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Global Health Unit

Vision - Ensure that all countries have the resources to prevent, detect, and respond to foodborne and waterborne diseases and support out global partners in developing effective strategies to control the spread of disease and stop outbreaks. Mission - Improve and promote global health preparedness by building capacity and developing enhanced surveillance systems to prevent, detect and respond to foodborne and waterborne diseases.

Countries with effective laboratory and public health resources are better-equipped to prevent, detect and respond to the threat of diarrheal diseases. The Global Health Unit (GHU) works with ministries of health in various countries to develop those resources internationally.

The GHU team trains international partners to train their scientists and public health professionals. Through GHU projects and the team’s work with global partners, eight countries in four world regions have strengthened their ability to respond to enteric diseases. GHU’s work has touched over 3 billion people.

Recent GHU projects include:

  • Global Acute Diarrheal Diseases (GADD) Program which increased the number of responders and strengthened their outbreak detection and surveillance systems
  • Three Global Health Security Agenda projects, including a toolkit in rapid development, to guide partners in building sustainable infrastructures

Projects Funded by the Global Health Security Agenda

The Global Health Security Agenda (GHSA) is a growing partnership of nearly 50 nations, international organizations, and non-governmental stakeholders working to create a world secure from infectious disease threats and make global health security a national and global priority. (Learn more about GHSA and its CDC partnership.)

The Global Health Unit launched several projects supported by GHSA funding in 2015.

  • The acceleration project is a toolkit for detecting and tracking foodborne and waterborne outbreaks.
  • Flagship projects for Uganda and Cameroon are the first step towards building sustainable capacity in these countries. DFWED and other CDC partners are collaborating on these projects.
    • In Uganda, this is focused on surveillance for causes of acute febrile illness.
    • In Cameroon, efforts are focused on how to prevent, detect, and respond to cholera through integrated systems for public health emergency management.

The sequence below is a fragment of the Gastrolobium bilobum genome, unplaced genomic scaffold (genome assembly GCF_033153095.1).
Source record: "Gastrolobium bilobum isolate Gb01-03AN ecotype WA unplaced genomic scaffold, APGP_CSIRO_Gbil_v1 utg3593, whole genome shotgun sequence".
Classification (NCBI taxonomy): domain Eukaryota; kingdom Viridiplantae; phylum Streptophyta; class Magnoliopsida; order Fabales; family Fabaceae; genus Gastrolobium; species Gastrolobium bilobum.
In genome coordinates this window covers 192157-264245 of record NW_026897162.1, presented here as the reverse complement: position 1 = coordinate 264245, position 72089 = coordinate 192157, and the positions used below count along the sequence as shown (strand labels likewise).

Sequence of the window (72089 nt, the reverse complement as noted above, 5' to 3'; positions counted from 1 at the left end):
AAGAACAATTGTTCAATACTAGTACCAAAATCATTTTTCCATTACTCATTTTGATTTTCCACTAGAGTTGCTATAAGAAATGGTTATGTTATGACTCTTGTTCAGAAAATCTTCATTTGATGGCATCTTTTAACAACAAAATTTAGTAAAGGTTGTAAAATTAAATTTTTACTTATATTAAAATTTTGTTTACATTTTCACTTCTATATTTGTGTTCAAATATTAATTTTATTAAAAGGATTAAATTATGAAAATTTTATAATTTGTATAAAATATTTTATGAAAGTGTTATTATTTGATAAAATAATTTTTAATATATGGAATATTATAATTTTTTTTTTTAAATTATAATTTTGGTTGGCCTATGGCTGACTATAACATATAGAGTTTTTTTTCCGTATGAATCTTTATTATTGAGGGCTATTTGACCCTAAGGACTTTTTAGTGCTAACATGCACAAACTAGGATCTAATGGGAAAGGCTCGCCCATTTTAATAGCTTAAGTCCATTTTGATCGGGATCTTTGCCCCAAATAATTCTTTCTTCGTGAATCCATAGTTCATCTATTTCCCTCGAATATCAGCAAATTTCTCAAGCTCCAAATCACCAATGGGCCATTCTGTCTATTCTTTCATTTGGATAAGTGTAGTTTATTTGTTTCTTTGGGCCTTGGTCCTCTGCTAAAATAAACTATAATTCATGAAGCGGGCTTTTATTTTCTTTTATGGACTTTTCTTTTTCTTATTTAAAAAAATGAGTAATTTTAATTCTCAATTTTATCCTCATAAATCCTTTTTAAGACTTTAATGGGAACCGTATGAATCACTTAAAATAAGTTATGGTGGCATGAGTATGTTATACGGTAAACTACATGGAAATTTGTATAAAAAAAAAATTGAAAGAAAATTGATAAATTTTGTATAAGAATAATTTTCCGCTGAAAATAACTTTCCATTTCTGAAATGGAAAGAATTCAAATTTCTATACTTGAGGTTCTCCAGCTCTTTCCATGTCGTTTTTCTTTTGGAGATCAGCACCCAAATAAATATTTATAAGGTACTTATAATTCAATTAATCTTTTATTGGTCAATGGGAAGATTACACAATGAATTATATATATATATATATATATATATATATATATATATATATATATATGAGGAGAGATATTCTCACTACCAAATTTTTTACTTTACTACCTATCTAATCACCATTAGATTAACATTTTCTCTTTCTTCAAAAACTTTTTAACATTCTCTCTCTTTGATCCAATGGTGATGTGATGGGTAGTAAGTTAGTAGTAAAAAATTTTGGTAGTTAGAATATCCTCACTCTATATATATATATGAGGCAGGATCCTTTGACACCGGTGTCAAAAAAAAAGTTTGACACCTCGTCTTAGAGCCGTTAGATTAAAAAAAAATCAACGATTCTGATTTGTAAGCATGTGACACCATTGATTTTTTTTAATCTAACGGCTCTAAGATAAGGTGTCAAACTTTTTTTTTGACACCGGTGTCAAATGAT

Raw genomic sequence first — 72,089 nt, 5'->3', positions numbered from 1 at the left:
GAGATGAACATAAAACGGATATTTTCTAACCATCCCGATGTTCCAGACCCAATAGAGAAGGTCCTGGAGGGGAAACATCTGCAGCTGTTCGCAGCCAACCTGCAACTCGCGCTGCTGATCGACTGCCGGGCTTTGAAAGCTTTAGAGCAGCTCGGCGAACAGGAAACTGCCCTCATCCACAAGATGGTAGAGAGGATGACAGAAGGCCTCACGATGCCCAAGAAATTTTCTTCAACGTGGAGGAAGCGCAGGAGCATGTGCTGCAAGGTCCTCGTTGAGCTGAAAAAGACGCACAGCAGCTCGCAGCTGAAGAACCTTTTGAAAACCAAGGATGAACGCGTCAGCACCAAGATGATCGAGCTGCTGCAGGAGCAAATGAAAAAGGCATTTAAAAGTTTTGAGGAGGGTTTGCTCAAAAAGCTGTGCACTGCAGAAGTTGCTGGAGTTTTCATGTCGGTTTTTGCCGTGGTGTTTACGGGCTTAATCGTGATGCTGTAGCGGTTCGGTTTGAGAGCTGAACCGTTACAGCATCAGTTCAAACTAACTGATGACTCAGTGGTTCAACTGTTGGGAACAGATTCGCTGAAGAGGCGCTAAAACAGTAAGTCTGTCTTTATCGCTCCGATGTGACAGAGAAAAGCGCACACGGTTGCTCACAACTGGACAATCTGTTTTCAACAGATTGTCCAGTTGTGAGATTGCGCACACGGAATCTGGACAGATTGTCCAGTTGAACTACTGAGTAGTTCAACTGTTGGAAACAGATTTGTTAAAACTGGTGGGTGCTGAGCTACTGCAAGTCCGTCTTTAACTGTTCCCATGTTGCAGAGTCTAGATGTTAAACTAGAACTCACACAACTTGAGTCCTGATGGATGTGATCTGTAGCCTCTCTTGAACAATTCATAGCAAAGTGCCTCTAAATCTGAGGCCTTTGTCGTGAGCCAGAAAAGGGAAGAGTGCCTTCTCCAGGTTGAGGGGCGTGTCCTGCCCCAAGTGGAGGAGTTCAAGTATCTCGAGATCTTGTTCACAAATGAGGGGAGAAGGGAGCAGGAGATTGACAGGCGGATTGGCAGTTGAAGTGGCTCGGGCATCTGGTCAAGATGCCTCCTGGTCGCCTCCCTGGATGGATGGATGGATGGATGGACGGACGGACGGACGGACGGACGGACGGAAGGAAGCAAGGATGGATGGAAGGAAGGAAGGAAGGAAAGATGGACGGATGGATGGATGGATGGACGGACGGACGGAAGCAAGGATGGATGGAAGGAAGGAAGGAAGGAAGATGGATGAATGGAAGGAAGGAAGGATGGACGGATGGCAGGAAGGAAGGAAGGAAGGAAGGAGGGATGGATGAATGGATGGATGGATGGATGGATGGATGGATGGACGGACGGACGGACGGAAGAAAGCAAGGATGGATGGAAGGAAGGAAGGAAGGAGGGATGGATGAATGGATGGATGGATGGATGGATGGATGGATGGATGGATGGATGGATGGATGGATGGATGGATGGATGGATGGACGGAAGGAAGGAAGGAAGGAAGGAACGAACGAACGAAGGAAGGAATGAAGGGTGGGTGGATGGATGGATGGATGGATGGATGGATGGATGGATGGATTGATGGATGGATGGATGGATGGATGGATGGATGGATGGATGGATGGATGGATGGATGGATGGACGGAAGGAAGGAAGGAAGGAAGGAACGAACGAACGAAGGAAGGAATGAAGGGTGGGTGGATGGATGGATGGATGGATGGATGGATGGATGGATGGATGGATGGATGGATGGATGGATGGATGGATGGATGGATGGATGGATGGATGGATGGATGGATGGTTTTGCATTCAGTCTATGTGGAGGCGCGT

• GHU assisted CDC partners, CDC-Indonesia and the Indonesian Field Epidemiology Training Program (FETP) in developing laboratory training on cholera for FETP students.

Global Acute Diarrheal Diseases Program

Every year, 550 million people get sick and 230,000 die from diarrheal diseases. Through the Global Acute Diarrheal Diseases (GADD) program, the Global Health Unit’s partners have increased the number of responders and strengthened outbreak detection and surveillance systems.

Global Acute Diarrheal Diseases (GADD) Logo

Our work with two countries, India and Georgia, illustrates successful partnerships in fighting deadly diarrheal diseases.

  • GHU and India, a GADD program participant since 2010:
    • Organized two strategic planning meetings and five training courses on outbreak response and microbiological principles
    • Coordinated two ongoing, pilot projects in the states of Tamil Nadu and Gujarat with possible expansion to additional sites in 2016
  • GHU and Georgia, a GADD program participant since 2011:
    • Coordinated three temporary assignments to Georgia, to develop epidemiology and laboratory enteric diseases capacity
      • Each visit included support from several CDC partners and built on the activities from previous trips: consulting, hands-on-epidemiology and laboratory training at the district and national level, and physician outreach

The GADD Program’s three-step approach strengthens countries’ abilities to reduce diarrheal diseases globally:

  1. Consultation: Consult with partner countries and develop training plan for epidemiology and laboratory fellows and select ministry of health staff.
  2. Capacity Building: Work with foreign ministries and U.S. state health departments to build a sustainable platform for outbreak investigations at local, district, and national levels of the health system in partner countries.
  3. Applied Training and Implementation: Provide technical assistance for enhanced surveillance and investigation of enteric disease outbreaks through mentorship and intervention evaluations.

Global Impact of Diarrheal Diseases

boy in littered shanty town
Diarrheal Diseases from Contaminated Food
  • Almost 1 in 10 people worldwide get sick every year from eating contaminated food; 420,000 die as a result.
  • 550 million people get sick and 230,000 die from diarrheal diseases every year. This is more than half of all foodborne diseases worldwide.
  • Children younger than 5 are at high risk from foodborne disease; 220 million get sick and 96,000 die every year.


Diarrheal Diseases from Contaminated Water
  • Globally, at least 1.8 billion people use a drinking-water source contaminated with feces.
  • Unsafe drinking-water is estimated to cause 502,000 diarrheal deaths each year.
  • An estimated 842,000 people die each year from diarrhea as a result of unsafe drinking water and inadequate sanitation and hand hygiene.